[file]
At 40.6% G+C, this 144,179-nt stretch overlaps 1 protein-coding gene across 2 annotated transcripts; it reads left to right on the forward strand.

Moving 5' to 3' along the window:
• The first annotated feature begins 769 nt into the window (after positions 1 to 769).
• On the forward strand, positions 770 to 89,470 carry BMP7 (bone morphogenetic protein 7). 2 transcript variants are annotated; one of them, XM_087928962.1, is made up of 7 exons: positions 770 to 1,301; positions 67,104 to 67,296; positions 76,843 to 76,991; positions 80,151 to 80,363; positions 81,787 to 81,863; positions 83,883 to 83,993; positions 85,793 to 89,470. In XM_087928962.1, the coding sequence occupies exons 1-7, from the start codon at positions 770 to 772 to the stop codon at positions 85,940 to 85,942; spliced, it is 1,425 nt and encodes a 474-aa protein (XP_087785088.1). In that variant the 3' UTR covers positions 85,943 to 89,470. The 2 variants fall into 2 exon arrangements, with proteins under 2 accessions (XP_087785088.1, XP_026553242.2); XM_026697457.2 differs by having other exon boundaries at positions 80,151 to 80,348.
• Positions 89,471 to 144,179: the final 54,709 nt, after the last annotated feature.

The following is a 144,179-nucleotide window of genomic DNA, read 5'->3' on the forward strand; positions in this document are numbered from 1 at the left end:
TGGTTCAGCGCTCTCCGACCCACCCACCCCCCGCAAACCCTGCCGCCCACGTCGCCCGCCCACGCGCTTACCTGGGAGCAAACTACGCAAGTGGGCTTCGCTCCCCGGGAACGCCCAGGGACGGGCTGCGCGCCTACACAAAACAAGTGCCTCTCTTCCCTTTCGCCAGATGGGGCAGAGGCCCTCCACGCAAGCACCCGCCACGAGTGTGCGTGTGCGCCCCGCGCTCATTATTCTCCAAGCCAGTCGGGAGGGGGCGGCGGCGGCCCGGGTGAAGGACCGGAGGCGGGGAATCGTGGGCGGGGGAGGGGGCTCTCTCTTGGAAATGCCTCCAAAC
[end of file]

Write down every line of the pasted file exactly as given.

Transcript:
At 40.6% G+C, this 144,179-nt stretch overlaps 1 protein-coding gene across 2 annotated transcripts; it reads left to right on the forward strand.

Moving 5' to 3' along the window:
• The first annotated feature begins 769 nt into the window (after positions 1 to 769).
• On the forward strand, positions 770 to 89,470 carry BMP7 (bone morphogenetic protein 7). 2 transcript variants are annotated; one of them, XM_087928962.1, is made up of 7 exons: positions 770 to 1,301; positions 67,104 to 67,296; positions 76,843 to 76,991; positions 80,151 to 80,363; positions 81,787 to 81,863; positions 83,883 to 83,993; positions 85,793 to 89,470. In XM_087928962.1, the coding sequence occupies exons 1-7, from the start codon at positions 770 to 772 to the stop codon at positions 85,940 to 85,942; spliced, it is 1,425 nt and encodes a 474-aa protein (XP_087785088.1). In that variant the 3' UTR covers positions 85,943 to 89,470. The 2 variants fall into 2 exon arrangements, with proteins under 2 accessions (XP_087785088.1, XP_026553242.2); XM_026697457.2 differs by having other exon boundaries at positions 80,151 to 80,348.
• Positions 89,471 to 144,179: the final 54,709 nt, after the last annotated feature.

The following is a 144,179-nucleotide window of genomic DNA, read 5'->3' on the forward strand; positions in this document are numbered from 1 at the left end:
TGGTTCAGCGCTCTCCGACCCACCCACCCCCCGCAAACCCTGCCGCCCACGTCGCCCGCCCACGCGCTTACCTGGGAGCAAACTACGCAAGTGGGCTTCGCTCCCCGGGAACGCCCAGGGACGGGCTGCGCGCCTACACAAAACAAGTGCCTCTCTTCCCTTTCGCCAGATGGGGCAGAGGCCCTCCACGCAAGCACCCGCCACGAGTGTGCGTGTGCGCCCCGCGCTCATTATTCTCCAAGCCAGTCGGGAGGGGGCGGCGGCGGCCCGGGTGAAGGACCGGAGGCGGGGAATCGTGGGCGGGGGAGGGGGCTCTCTCTTGGAAATGCCTCCAAAC